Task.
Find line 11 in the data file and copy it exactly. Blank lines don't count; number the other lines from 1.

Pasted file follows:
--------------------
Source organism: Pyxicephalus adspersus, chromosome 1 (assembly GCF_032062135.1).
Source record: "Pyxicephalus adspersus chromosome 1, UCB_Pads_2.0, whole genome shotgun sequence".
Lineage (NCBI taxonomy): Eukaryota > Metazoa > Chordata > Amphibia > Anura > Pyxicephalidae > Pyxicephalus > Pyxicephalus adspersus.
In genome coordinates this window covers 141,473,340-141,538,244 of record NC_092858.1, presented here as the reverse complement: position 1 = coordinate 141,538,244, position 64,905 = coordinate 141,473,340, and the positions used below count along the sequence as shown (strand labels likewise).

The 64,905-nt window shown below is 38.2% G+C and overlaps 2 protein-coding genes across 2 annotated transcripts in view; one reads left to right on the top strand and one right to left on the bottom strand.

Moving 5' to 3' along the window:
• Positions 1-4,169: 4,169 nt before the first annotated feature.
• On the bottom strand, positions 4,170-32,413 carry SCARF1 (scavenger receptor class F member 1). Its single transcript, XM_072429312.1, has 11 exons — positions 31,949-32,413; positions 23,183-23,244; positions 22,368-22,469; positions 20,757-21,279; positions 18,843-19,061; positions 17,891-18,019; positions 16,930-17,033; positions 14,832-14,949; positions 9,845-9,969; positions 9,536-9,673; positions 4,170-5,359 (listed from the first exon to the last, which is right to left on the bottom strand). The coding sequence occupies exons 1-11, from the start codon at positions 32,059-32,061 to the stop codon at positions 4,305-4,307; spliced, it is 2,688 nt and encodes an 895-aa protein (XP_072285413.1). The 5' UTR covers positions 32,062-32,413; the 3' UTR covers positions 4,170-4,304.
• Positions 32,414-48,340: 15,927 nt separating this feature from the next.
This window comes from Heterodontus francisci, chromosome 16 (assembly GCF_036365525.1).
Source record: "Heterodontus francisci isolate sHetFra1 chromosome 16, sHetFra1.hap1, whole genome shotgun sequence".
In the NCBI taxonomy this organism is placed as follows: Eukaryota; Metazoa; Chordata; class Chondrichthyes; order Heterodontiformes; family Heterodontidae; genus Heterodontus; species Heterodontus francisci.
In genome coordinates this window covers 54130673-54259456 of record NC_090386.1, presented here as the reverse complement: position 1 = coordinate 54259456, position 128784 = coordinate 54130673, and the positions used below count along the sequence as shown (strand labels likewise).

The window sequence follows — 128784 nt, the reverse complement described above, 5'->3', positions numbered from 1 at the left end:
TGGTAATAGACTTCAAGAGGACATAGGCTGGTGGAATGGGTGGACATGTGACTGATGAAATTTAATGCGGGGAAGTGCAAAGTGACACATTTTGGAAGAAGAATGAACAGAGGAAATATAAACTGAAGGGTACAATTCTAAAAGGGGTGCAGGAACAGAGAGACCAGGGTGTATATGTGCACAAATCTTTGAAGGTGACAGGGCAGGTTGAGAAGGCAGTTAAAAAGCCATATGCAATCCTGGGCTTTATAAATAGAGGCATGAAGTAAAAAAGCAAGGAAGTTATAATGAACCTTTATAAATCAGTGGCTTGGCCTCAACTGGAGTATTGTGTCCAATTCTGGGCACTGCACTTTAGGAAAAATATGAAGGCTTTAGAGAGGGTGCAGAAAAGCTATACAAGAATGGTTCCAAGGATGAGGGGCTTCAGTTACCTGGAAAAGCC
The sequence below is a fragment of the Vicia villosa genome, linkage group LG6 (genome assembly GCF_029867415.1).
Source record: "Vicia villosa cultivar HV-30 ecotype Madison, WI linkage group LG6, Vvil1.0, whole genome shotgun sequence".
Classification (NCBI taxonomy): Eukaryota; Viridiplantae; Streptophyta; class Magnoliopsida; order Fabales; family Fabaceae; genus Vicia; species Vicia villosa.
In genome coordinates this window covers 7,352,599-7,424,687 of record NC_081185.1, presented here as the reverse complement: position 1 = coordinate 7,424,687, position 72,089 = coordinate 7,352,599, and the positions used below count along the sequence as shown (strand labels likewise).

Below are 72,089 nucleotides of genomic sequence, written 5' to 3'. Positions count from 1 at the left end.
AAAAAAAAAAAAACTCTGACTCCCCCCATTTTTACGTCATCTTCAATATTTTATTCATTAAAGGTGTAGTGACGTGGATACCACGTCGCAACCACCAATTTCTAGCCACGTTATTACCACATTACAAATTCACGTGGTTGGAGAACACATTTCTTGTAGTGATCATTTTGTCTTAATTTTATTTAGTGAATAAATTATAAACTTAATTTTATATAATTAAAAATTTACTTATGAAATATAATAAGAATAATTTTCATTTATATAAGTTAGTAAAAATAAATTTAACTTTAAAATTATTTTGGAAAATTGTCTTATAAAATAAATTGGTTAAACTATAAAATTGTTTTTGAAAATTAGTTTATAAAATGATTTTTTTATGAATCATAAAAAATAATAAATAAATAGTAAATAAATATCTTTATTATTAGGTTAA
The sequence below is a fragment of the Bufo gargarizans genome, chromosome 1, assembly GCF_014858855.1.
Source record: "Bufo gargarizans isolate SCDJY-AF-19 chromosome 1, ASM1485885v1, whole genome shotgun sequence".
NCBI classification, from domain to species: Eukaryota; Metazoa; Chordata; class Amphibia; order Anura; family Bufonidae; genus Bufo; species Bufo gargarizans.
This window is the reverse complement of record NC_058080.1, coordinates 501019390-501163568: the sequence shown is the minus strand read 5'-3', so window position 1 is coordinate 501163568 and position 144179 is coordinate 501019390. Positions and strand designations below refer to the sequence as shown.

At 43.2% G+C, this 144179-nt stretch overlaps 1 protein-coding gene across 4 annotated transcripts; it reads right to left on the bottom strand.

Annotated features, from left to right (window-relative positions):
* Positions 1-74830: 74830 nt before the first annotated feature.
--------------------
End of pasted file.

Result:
Source record: "Heterodontus francisci isolate sHetFra1 chromosome 16, sHetFra1.hap1, whole genome shotgun sequence".